Five ‘jewels’ not to miss in the “green heart of Italy”

Umbria is undoubtedly one of the most beautiful and green regions in Italy. It’s a small, peaceful, hilly place that has a lot to offer with its verdant countryside dotted with medieval towns and villages and the most amazing food and wine.

Here are five of our favorite hamlets in Umbria.


Montone is a small hamlet in Umbria and it’s well worth visiting. The town itself is medieval, with narrow streets and a beautiful main square that features a “lion fountain” from the 13th century. There are also plenty of small shops selling local produce, as well as restaurants offering traditional cuisine.

If you’re interested in seeing some of Italy’s finest architecture, Montone’s castle dates back to the same time period (the 13th century) though it was rebuilt after an earthquake destroyed most of the original structure in 1997. It has since been restored to its former glory and now serves as home to the Diocese of Montone-Sarteano-Gualdo Tadino.

View of the beautiful Italian countryside from the medieval town of Montone in Umbria


Todi is a town in Umbria, Italy. It’s famous for its medieval architecture, including the Duomo and the Palazzo Comunale. Todi was one of the first towns to be occupied by the Lombards in their invasion of Italy in 568 CE.

In addition to its medieval architecture, Todi also has a number of other attractions that make it worth visiting, such as Piazza del Popolo, one of the finest medieval squares in Umbria, impossible not to walk through it without taking photos from every possible angle; for those keen in visiting churches, there will be plenty to keep you occupied; but the biggest surprise comes from the underground, an area called Todi Underground, a 3Km long subsoil route which includes cisterns dating back to the pre-Roman era, cellars and aqueducts. The “Gallerie della Fabbrica della Piana” is accessible and guided tours are available to the public.

Todi, landscape at dawn of the medieval hill town


Bevagna is a small town in Umbria, where time seems to have stopped. The medieval urban layout of the town remains intact, surrounded by walls, gates and towers. The center is dominated by the beautiful square Piazza Silvestri with its churches and 13th century stone buildings. It’s easy to see why the town is considered one of “the most beautiful art villages in Italy.”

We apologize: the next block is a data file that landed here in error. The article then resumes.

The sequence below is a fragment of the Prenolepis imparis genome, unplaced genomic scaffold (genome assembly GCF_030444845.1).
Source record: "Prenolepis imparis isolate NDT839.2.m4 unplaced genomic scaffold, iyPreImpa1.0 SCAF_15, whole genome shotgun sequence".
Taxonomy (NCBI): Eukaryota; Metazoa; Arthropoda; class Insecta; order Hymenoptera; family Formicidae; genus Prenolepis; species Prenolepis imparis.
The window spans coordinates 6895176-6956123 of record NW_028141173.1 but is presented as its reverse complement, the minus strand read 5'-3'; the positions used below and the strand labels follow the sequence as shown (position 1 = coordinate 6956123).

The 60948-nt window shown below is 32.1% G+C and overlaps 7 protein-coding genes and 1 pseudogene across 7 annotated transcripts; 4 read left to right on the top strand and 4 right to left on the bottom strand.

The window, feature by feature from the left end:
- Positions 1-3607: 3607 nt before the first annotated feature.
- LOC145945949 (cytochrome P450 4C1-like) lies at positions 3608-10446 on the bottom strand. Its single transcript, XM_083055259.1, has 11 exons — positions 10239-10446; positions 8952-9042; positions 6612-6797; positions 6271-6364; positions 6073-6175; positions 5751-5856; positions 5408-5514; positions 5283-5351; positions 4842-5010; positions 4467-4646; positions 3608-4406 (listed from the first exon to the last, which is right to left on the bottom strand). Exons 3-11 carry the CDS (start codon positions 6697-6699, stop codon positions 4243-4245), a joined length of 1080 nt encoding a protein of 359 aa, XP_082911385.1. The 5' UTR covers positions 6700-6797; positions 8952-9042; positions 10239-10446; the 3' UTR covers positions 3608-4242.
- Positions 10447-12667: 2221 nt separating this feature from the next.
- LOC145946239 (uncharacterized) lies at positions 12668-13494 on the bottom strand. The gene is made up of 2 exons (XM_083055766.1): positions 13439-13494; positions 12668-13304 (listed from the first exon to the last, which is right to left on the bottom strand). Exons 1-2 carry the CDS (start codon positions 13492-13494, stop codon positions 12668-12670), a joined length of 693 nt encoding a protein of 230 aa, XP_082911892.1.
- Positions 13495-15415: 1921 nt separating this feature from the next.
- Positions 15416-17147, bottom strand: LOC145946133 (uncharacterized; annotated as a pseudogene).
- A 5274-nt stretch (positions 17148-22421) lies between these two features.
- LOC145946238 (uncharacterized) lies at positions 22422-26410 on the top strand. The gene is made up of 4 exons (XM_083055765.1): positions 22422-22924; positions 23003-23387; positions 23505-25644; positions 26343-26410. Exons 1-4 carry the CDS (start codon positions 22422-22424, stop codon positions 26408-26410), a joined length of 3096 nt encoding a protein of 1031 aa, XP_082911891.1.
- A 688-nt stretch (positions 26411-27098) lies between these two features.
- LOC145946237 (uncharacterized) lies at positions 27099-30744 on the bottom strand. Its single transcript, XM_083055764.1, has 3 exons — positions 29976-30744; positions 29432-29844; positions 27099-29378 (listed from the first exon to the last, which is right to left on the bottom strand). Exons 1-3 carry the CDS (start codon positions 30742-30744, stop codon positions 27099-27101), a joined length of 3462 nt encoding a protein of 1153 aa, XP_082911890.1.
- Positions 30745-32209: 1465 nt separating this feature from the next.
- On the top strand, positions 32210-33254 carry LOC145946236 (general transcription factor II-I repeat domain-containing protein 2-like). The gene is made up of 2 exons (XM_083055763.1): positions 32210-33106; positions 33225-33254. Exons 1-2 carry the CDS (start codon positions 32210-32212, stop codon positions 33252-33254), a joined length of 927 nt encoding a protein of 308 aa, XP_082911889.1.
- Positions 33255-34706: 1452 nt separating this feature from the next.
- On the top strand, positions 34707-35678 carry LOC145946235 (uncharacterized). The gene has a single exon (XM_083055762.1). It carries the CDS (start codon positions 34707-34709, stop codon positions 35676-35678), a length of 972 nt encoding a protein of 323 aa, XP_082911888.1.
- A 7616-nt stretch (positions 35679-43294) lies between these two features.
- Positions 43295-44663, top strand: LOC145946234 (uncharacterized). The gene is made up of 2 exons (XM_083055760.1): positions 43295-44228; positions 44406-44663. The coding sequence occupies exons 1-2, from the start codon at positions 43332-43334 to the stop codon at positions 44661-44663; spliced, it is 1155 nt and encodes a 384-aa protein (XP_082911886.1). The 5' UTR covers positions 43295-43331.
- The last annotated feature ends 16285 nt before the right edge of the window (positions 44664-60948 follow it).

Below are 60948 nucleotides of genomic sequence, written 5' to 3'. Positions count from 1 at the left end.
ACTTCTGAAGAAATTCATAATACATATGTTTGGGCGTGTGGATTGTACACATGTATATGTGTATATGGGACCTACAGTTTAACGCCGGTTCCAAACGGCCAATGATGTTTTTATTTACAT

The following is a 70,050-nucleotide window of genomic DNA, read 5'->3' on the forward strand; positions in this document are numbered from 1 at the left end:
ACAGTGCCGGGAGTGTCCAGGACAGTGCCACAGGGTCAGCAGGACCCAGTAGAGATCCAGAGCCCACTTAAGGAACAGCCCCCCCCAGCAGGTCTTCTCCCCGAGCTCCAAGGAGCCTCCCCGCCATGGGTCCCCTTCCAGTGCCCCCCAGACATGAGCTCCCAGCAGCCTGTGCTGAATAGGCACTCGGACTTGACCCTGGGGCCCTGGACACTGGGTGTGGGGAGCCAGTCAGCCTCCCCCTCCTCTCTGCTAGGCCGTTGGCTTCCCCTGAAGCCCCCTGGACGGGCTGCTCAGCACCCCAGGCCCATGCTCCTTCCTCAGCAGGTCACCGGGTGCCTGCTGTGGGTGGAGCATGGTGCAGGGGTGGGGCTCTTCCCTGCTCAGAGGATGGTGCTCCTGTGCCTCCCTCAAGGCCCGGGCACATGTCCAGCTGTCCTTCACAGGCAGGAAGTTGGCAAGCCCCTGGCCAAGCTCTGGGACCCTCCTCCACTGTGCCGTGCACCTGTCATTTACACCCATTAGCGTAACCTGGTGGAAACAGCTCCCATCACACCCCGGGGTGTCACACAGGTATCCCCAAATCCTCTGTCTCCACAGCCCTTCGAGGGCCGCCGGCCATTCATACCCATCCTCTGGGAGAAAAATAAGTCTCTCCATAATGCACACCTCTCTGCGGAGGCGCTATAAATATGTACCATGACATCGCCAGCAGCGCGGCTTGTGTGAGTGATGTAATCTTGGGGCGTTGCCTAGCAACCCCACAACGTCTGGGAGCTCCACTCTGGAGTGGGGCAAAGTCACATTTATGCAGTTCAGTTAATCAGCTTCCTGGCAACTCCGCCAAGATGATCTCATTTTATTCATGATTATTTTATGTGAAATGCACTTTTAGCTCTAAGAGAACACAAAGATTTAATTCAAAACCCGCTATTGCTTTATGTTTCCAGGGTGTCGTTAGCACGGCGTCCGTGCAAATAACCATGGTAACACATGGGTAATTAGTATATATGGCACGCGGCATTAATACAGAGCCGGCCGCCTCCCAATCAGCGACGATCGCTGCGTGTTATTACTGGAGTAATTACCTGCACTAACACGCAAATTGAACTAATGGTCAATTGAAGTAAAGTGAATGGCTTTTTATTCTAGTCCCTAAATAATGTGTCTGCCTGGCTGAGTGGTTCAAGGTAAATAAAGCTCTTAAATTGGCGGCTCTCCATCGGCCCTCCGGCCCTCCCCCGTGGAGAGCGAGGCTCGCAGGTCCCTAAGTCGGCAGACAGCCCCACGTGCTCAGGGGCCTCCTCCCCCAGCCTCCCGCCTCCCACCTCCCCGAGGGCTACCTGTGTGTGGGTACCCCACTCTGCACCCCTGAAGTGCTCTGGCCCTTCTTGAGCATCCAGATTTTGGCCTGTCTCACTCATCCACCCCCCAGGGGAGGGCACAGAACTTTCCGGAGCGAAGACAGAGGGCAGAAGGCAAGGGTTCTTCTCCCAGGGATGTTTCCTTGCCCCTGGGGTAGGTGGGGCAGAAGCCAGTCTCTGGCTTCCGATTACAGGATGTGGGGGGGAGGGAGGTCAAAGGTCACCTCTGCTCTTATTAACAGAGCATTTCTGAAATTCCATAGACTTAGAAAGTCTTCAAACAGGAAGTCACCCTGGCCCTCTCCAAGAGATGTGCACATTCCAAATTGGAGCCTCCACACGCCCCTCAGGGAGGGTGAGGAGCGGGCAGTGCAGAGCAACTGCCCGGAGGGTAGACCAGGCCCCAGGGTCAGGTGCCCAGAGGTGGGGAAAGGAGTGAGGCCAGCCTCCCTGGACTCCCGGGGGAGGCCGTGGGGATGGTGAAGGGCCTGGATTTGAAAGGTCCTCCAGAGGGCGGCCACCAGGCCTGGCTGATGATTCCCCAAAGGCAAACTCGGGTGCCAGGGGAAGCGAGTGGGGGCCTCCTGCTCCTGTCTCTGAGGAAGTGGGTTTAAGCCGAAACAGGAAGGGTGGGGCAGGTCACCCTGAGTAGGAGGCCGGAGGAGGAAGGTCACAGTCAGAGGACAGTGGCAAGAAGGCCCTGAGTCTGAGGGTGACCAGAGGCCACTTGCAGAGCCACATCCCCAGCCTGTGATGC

Bevagna – Ancient church and monumental fountain in the Silvestri Square


The town of Assisi has been a UNESCO World Heritage Site since 2000 and needs to introduction.

Founded by St. Francis of Assisi, who was born here in 1182 AD, Assisi has been visited by pilgrims since the 13th century. From the Basilica di San Francesco to Minerva’s Temple, from a hike to Mount Subasio Park to a visit to Il Lavandeto’s spectacular lavender fields or to the hermitage of Eremo delle Carceri, it will be impossible not to be absorbed by the spiritual atmosphere.

Assisi, Italy with the Basilica of Saint Francis of Assisi at dusk.


Spello is so pretty and adorable that it almost feels surreal. A picture perfect little gem filled with colorful flowers and verdant balconies. Get lost in its alleys and let the time run slow.

Spectacular, colorful alley in the historic center of Spello

Umbria is an area of Italy that is not as well known as Tuscany but deserves attention for those interested in exploring Italy.

And don’t forget the food in Umbria, the olive oil and the wine! Not only is a region filled with history, art and traditions, but is a mecca for those looking for a truly Italian culinary experience.

When to visit Umbria? All year round, but best enjoyed in spring and autumn. Spring, especially May is pleasantly warm, as fields and gardens brim with wildflowers. Autumn, from mid-September to October when the air is clear and the sky colour intense.

Umbria is a region of Italy that deserves attention and you should consider exploring it.

Eager to visit Umbria? Browse our Collection of luxury holiday villas in the Region.